• Bouncy Castle: Allows for arbitrary choice of N, g and hash function. The implementation is however geared towards use of SRP for TLS (RFC 5054) and doesn’t provide methods for validating M1 and M2. Also x = SHA1( s || SHA1( username || “:” || password)). The verifier (v) generator should have been an interface, not a hard-wired class.
  • Jordan Zimmermann’s SRPforJava: Hard wired parameters and hash function, the verifier is based on non-conventional concatenation of password and salt (s) so client and server implementations must use the same library.

With JavaScript (client) implementations the situations is more or less the same – hard-wired constants and hash function.

So what to do if you encounter a compatibility issue between the server and client libraries you’re using? There’s not much choice but modify the existing code. Fortunately, SRP code is relatively simple and the required touches to match the parameters, the hash function or the V, M1 or M2 methods small. If you need a good and flexible base Java server implementation, Bouncy Castle’s is probably the best point to start.

Update 18 November 2011

Following our unsatisfactory experience with the listed Java SRP libraries we put ourselves to work and produced the ultimate Java library for Secure Remote Password authentication. It addresses all of the above issues: it is fully configurable in terms of crypto parameters ‘N’ and ‘g’ as well as hash algorithm ‘H’; it provides interfaces for custom password key ‘x’ as well as client and server evidence message ‘M1’ + ‘M2’ routines. The library was extensively tested in the context of our Json2Ldap service and incorporates a number of lessons to make it easier to integrate into a complex server environment (session management, timeouts, arbitrary attributes).

Check it out for yourself: Nimbus SRP

Plain SASL authentication

Json2Ldap iconYesterday’s 2.0 release of Json2Ldap brings a lot of new good things. Some of them are hidden, representing various little stubs under the hood that will enable cool new features to be added in future (patience, you’ll find out in due time!). On the outside, the most noticeable addition is the arrival of plain SASL authentication support. This LDAP authentication method offers two key advantages over the traditional simple bind. Here I’ll explain what these are and how you could apply them.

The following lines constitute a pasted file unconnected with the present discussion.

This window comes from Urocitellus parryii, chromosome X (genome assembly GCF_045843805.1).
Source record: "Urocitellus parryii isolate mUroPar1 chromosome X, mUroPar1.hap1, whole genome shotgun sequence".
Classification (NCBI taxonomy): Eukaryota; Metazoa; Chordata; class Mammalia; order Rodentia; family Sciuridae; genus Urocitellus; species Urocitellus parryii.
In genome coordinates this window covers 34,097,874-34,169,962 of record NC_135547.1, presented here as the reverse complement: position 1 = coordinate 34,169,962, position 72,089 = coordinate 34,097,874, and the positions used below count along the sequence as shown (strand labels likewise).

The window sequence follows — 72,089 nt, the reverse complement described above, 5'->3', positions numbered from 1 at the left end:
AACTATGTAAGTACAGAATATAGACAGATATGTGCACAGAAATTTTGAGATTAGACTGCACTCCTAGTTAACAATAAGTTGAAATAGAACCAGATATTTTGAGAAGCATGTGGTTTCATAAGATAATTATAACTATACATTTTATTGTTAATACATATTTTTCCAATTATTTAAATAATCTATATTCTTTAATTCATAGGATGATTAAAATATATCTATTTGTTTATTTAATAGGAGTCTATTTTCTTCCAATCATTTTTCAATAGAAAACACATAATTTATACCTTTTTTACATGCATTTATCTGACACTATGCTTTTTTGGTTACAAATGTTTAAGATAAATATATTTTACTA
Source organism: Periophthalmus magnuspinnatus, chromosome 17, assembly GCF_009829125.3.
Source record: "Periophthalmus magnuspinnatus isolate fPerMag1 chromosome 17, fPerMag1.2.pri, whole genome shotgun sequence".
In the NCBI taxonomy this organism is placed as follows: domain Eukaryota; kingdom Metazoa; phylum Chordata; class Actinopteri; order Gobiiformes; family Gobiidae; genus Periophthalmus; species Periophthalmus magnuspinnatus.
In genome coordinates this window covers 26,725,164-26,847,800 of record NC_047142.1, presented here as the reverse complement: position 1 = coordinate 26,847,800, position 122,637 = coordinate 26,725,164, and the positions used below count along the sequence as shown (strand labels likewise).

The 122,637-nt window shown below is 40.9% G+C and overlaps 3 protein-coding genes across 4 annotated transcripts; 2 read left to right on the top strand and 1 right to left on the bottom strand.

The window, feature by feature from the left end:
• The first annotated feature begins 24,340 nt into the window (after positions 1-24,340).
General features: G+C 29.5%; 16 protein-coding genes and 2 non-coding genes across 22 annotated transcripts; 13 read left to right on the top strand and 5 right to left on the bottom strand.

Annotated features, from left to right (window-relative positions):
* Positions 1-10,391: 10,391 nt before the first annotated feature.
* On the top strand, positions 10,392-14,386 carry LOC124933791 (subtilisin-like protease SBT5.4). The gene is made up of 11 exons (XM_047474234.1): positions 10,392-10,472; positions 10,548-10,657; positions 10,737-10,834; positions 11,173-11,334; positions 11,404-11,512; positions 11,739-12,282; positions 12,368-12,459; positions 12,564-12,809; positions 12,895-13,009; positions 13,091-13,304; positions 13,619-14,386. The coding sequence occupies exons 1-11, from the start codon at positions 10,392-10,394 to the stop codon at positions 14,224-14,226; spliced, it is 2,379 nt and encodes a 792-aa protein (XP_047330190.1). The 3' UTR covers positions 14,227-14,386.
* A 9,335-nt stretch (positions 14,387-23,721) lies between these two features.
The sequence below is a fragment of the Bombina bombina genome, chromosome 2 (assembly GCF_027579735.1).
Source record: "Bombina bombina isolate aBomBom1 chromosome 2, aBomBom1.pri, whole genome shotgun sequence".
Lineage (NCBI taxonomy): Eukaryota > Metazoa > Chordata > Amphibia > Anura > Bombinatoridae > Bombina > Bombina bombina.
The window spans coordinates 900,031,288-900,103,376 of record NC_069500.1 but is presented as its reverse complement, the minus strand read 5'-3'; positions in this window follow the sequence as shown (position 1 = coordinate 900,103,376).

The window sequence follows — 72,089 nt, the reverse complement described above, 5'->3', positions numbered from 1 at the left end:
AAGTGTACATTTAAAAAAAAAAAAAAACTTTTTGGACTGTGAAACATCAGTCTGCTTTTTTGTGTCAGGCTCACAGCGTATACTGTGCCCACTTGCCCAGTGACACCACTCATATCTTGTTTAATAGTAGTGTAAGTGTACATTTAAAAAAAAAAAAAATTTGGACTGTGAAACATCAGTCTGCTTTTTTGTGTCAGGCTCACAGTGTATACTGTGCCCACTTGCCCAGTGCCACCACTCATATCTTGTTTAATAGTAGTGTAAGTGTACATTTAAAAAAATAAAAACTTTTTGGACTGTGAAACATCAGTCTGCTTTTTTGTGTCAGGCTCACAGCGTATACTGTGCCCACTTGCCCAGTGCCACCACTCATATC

Simpler authentication with username instead of DN

The traditional ldap.simpleBind method authenticates users with their distinguished name (DN) and password. Using DNs for web app login, however, is a bit cumbersome. Why? Because you first have to establish a search connection (bound as some service user) in order to resolve the user’s DN from the entered username or email address, typically with a filter like "|(uid=%u)(mail=%u)", and only then you can make the actual ldap.simpleBind request.

ldap.plainBind spares us these preliminary steps by taking care of the underlying user DN resolution. With it you can just pass the user’s name / email + password and be authenticated. The only snag is that the LDAP directory may require some configuration before that, to allow plain SASL binds and to know which user record attributes will serve as “username”.

Here is an example plain SASL auth included in the ldap.connect request:

{ "method"  : "ldap.connect",
  "params"  : { "host"      : "ds.wonderland.net",
                "port"      : 389,
	        "security"  : "StartTLS",
		"plainBind" : { "username" : "alice",
		                "password" : "secret" },
  "id"      : 1,
  "jsonrpc" : "2.0" }

Proxied authorisation / switching the current user

Proxied authorisation is similar to the sudo command on Unix systems. It allows you to authenticate to the directory with the credentials of one user and then perform all subsequent operations as another user. This is the other significant feature of plain SASL bind.

{ "method"  : "ldap.connect",
  "params"  : { "host"      : "ds.wonderland.net",
                "port"      : 389,